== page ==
Bidding Honolulu aloha three years ago, the crew of a 62-foot-long canoe will be saying it again in Oahu, this time in greeting.
Dubbed the Hōkūleʻa, the double-hulled Polynesian vessel is homeward bound from a journey around the globe. The canoe visited more than 150 ports spread across 19 countries and covered more than 40,000 nautical miles during the course of its voyage, all in the name of promoting environmental consciousness and sustainability.
But what really makes Hōkūle‘a’s homecoming a true feat is how the crew made it happen.
Taking direction from Polynesian Voyaging Society president Nainoa Thompson (the main organizer of the trip) the crew used the art of “wayfinding” to navigate, meaning they relied on the stars, the direction of waves and the flight of seabirds to guide their path instead of a GPS.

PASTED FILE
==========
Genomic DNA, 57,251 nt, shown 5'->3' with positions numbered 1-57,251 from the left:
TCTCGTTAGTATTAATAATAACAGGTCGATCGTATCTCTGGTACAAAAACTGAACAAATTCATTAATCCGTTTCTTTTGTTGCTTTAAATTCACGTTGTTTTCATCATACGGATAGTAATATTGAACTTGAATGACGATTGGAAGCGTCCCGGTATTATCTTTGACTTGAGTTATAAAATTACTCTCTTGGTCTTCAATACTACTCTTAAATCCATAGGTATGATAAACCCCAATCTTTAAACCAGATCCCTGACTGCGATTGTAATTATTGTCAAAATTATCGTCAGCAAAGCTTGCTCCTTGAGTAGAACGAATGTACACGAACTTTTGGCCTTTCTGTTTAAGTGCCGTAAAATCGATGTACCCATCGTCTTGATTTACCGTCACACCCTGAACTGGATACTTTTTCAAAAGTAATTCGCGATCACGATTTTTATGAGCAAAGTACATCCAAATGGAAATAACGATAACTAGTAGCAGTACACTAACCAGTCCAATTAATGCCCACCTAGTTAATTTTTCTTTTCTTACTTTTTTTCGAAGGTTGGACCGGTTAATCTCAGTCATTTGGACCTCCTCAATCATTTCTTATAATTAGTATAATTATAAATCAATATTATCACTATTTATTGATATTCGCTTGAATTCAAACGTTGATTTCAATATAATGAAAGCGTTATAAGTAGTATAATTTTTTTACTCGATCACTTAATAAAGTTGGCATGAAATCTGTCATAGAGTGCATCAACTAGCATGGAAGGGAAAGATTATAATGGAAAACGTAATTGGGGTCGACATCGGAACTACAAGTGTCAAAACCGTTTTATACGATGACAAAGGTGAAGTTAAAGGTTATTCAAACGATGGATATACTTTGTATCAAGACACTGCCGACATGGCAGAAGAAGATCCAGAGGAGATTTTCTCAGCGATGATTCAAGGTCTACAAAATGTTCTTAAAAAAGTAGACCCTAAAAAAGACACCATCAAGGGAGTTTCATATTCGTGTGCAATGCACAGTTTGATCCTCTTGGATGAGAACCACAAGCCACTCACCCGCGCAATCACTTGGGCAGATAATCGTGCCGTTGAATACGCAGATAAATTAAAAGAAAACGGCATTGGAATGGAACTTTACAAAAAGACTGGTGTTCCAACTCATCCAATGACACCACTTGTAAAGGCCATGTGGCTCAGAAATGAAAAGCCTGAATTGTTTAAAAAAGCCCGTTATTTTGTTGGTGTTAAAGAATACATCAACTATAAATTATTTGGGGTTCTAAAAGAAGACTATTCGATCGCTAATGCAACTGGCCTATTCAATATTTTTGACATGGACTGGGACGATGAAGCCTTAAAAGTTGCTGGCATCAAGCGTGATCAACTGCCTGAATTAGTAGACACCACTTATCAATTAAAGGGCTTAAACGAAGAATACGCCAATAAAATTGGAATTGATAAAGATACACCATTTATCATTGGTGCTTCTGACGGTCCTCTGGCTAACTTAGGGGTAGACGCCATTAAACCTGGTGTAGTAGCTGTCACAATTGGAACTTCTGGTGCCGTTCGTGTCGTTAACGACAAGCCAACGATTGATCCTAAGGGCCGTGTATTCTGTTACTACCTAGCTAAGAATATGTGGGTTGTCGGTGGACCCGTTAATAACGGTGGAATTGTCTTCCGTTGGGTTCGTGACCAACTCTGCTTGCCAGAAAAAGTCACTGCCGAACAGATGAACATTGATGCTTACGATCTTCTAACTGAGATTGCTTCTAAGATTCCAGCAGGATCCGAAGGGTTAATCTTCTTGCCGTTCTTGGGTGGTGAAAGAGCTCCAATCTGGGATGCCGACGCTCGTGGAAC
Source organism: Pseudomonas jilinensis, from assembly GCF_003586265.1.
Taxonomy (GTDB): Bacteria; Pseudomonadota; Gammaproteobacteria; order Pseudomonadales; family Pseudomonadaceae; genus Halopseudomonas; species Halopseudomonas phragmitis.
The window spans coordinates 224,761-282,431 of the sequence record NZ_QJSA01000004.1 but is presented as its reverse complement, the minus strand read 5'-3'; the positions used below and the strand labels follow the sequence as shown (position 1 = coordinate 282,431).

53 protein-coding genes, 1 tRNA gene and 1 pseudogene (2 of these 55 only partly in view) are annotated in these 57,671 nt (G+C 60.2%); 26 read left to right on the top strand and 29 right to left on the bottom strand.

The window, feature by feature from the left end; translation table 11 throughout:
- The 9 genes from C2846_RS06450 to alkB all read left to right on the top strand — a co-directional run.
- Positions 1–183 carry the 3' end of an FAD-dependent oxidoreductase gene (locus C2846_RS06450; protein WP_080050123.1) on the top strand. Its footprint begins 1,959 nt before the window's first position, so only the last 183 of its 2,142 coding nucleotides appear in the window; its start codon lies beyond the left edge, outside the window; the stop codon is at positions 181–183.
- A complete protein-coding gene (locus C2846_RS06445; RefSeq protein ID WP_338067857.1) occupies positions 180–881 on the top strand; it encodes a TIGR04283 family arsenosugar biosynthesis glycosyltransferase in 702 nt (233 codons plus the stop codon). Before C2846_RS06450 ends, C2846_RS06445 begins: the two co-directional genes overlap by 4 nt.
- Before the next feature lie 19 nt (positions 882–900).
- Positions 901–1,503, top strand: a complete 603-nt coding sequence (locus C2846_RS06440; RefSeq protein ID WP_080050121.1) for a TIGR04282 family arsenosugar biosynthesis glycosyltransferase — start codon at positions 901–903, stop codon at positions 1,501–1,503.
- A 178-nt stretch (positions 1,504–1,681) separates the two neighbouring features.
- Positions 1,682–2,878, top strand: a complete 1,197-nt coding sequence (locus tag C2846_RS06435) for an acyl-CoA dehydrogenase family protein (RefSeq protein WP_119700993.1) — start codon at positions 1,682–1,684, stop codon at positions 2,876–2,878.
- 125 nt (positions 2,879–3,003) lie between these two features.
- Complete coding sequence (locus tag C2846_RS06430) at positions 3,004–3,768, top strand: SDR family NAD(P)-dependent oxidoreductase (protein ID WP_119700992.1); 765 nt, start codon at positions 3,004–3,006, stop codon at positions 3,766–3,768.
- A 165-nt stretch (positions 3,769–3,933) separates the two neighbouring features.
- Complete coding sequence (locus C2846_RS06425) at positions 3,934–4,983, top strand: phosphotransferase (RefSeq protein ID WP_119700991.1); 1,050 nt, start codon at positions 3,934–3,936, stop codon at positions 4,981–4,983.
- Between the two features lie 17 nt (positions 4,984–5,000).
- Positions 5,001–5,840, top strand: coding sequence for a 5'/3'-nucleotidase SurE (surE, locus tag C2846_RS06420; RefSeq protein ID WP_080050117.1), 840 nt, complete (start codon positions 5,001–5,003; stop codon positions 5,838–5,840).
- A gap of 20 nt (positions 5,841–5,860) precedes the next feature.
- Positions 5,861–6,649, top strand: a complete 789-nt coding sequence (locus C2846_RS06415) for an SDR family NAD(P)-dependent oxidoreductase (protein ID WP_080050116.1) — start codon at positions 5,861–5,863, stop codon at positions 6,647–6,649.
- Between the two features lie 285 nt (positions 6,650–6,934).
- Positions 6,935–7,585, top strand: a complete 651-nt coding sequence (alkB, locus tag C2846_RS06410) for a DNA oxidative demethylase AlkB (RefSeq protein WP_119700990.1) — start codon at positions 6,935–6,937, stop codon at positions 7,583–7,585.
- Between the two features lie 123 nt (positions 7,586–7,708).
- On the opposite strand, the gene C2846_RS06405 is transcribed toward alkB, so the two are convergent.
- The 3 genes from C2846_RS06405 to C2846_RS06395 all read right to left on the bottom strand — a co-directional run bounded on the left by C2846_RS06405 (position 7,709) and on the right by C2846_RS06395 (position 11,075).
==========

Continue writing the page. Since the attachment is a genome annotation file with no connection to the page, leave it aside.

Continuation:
The 17-member rotating company also survived as naturally as they could, often relying on fish they caught themselves and rainwater for sustenance, according to Scientific American.
As epic as the trip was, when Hōkūle‘a arrives on Saturday, she’ll be a sight for sore eyes.
“Watching Hōkūle‘a crest the waves of Oahu’s south shore as she returns home, much like the canoes of our ancestors, will be a once in a lifetime experience,” Thompson said. “We are overwhelmed with emotion at all we have accomplished during this historic voyage and we look forward to setting sail on the next chapter together.”
If any crew spots open up, we’ll let you know.